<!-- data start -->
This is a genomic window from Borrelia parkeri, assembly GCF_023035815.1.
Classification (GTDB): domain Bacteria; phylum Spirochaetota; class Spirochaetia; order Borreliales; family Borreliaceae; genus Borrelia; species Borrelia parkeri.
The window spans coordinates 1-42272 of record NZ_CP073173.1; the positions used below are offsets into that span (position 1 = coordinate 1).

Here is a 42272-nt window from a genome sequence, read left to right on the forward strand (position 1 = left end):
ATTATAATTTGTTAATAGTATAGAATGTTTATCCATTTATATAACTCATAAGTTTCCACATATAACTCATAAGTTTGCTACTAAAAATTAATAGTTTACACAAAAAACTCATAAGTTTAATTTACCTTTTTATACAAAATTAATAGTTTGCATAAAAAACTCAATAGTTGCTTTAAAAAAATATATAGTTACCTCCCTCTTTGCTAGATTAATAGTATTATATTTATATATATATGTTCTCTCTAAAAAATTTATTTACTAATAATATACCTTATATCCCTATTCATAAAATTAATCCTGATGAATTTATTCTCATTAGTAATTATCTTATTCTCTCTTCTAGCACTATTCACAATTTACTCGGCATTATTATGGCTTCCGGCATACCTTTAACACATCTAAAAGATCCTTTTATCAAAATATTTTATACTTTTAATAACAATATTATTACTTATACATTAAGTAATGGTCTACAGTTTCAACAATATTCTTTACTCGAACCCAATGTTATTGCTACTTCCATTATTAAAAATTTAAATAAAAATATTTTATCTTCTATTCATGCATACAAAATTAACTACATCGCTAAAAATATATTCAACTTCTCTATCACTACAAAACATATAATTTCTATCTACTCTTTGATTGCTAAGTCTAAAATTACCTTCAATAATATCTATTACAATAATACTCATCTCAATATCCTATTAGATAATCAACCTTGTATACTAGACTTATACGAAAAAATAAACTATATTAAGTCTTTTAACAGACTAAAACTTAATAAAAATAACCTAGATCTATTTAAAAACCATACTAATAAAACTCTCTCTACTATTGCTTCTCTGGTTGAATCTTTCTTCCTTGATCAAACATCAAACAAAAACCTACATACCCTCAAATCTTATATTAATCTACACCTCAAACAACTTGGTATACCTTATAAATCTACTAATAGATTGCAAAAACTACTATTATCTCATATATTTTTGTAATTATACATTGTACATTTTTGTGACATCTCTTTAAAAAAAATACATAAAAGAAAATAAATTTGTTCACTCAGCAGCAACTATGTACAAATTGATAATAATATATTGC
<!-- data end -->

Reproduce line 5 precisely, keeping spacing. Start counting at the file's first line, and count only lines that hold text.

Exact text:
ATTATAATTTGTTAATAGTATAGAATGTTTATCCATTTATATAACTCATAAGTTTCCACATATAACTCATAAGTTTGCTACTAAAAATTAATAGTTTACACAAAAAACTCATAAGTTTAATTTACCTTTTTATACAAAATTAATAGTTTGCATAAAAAACTCAATAGTTGCTTTAAAAAAATATATAGTTACCTCCCTCTTTGCTAGATTAATAGTATTATATTTATATATATATGTTCTCTCTAAAAAATTTATTTACTAATAATATACCTTATATCCCTATTCATAAAATTAATCCTGATGAATTTATTCTCATTAGTAATTATCTTATTCTCTCTTCTAGCACTATTCACAATTTACTCGGCATTATTATGGCTTCCGGCATACCTTTAACACATCTAAAAGATCCTTTTATCAAAATATTTTATACTTTTAATAACAATATTATTACTTATACATTAAGTAATGGTCTACAGTTTCAACAATATTCTTTACTCGAACCCAATGTTATTGCTACTTCCATTATTAAAAATTTAAATAAAAATATTTTATCTTCTATTCATGCATACAAAATTAACTACATCGCTAAAAATATATTCAACTTCTCTATCACTACAAAACATATAATTTCTATCTACTCTTTGATTGCTAAGTCTAAAATTACCTTCAATAATATCTATTACAATAATACTCATCTCAATATCCTATTAGATAATCAACCTTGTATACTAGACTTATACGAAAAAATAAACTATATTAAGTCTTTTAACAGACTAAAACTTAATAAAAATAACCTAGATCTATTTAAAAACCATACTAATAAAACTCTCTCTACTATTGCTTCTCTGGTTGAATCTTTCTTCCTTGATCAAACATCAAACAAAAACCTACATACCCTCAAATCTTATATTAATCTACACCTCAAACAACTTGGTATACCTTATAAATCTACTAATAGATTGCAAAAACTACTATTATCTCATATATTTTTGTAATTATACATTGTACATTTTTGTGACATCTCTTTAAAAAAAATACATAAAAGAAAATAAATTTGTTCACTCAGCAGCAACTATGTACAAATTGATAATAATATATTGC